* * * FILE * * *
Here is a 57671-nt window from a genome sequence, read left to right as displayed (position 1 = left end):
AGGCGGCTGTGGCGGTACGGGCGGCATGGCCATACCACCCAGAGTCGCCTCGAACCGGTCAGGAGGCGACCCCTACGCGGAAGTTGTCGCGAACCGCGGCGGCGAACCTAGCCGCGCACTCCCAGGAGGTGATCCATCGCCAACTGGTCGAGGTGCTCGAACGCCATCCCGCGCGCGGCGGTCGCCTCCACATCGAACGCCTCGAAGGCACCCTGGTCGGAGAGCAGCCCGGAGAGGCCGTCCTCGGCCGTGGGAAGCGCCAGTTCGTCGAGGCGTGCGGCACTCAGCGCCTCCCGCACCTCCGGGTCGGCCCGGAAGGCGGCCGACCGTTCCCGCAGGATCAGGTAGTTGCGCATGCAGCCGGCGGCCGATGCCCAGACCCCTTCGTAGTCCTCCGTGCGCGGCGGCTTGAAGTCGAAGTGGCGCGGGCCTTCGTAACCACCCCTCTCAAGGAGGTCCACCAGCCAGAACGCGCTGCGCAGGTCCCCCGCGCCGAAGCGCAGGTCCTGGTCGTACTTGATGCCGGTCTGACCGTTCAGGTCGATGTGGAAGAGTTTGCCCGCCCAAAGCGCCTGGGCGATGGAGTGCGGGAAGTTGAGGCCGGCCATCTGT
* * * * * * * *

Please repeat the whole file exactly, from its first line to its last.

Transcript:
Here is a 57671-nt window from a genome sequence, read left to right as displayed (position 1 = left end):
AGGCGGCTGTGGCGGTACGGGCGGCATGGCCATACCACCCAGAGTCGCCTCGAACCGGTCAGGAGGCGACCCCTACGCGGAAGTTGTCGCGAACCGCGGCGGCGAACCTAGCCGCGCACTCCCAGGAGGTGATCCATCGCCAACTGGTCGAGGTGCTCGAACGCCATCCCGCGCGCGGCGGTCGCCTCCACATCGAACGCCTCGAAGGCACCCTGGTCGGAGAGCAGCCCGGAGAGGCCGTCCTCGGCCGTGGGAAGCGCCAGTTCGTCGAGGCGTGCGGCACTCAGCGCCTCCCGCACCTCCGGGTCGGCCCGGAAGGCGGCCGACCGTTCCCGCAGGATCAGGTAGTTGCGCATGCAGCCGGCGGCCGATGCCCAGACCCCTTCGTAGTCCTCCGTGCGCGGCGGCTTGAAGTCGAAGTGGCGCGGGCCTTCGTAACCACCCCTCTCAAGGAGGTCCACCAGCCAGAACGCGCTGCGCAGGTCCCCCGCGCCGAAGCGCAGGTCCTGGTCGTACTTGATGCCGGTCTGACCGTTCAGGTCGATGTGGAAGAGTTTGCCCGCCCAAAGCGCCTGGGCGATGGAGTGCGGGAAGTTGAGGCCGGCCATCTGT